Have you ever gotten an assignment from a professor, planned out when you would begin it, and sat down at your freshly-cleaned desk with your laptop, a drink, and a healthy snack, only to find that you don’t understand the instructions?
This happens to everyone at some point. Sometimes professors’ instructions are vague (perhaps purposefully so); sometimes their prompts are multi-faceted and open-ended; sometimes the assignment is separate from the class material and therefore difficult to begin working on. Whatever the reason, writing assignments can be murky to navigate. So what should be your first resource (besides The Writing Center)? Your professor.
Talking to your professor can be intimidating, but the reasons why it can be intimidating are the same reasons why it can also be helpful. Your professor has an advanced degree and years of experience in their field. Their job is to be a resource. Also, your professor is the one reading and grading the assignment. They came up with it. They know what they’re asking you to do.
So how should you go about contacting them for help? The answer is professionally, honestly, and sooner rather than later! Some professors have their preferred method of contact listed on their syllabi; usually this will be their office hours. If not, they probably prefer to communicate by email.
When you attend office hours, come prepared with specific questions about your assignment. What is it that you understand, and what is it that you don’t? Is a particular instruction confusing or vague? Are you uncertain about what the assignment is referring to? If your questions are numerous or don’t fall within the scope of what is covered in class, consider asking your professor for resources you can use to help you with the assignment (for example, The Writing Center often refers writers to the Purdue O.W.L. for help with citations!). If office hours don’t fit into your schedule, then try email—again including specific questions about the assignment.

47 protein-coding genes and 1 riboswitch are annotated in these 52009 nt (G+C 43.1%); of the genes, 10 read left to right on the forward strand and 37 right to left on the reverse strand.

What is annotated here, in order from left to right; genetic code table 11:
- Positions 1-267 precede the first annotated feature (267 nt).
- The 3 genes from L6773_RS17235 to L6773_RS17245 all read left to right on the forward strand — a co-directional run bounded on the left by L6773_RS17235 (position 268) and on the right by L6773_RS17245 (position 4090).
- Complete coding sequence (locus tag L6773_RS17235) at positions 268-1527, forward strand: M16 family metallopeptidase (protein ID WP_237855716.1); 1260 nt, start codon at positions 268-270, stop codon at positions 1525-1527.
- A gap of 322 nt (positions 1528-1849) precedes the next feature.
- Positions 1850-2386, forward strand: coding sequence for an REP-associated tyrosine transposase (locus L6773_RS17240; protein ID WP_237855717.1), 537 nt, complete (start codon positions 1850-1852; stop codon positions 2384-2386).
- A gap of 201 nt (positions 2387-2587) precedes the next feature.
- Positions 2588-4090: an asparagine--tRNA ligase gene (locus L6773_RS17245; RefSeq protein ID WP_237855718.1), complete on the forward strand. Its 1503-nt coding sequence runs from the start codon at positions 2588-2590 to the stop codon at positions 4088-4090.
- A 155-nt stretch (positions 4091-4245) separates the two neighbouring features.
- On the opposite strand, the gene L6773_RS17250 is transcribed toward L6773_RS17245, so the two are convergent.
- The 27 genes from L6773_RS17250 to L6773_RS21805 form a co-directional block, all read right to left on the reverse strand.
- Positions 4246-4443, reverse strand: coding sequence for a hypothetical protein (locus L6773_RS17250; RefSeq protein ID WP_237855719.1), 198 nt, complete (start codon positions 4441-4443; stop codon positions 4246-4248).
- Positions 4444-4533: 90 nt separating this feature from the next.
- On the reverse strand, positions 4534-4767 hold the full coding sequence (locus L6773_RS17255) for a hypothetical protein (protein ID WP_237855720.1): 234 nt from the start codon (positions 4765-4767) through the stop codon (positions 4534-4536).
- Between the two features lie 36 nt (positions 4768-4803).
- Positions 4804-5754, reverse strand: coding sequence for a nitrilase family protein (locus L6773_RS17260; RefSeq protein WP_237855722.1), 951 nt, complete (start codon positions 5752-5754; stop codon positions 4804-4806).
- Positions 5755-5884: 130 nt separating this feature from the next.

If you are able, it may even be best to draft your assignment (perhaps with help from The Writing Center) and then show it to your professor (well in advance) for feedback. You can find out what you’ve done right and what you need to improve upon—and besides, it shows effort!
Here at The Writing Center, we’re happy to help you break down your assignment, draft your writing, and contact your professor. After all, communicating is what we do! So don’t put off your next assignment because you don’t understand—get started today. (link to writing center website there)
-Sarah, peer tutor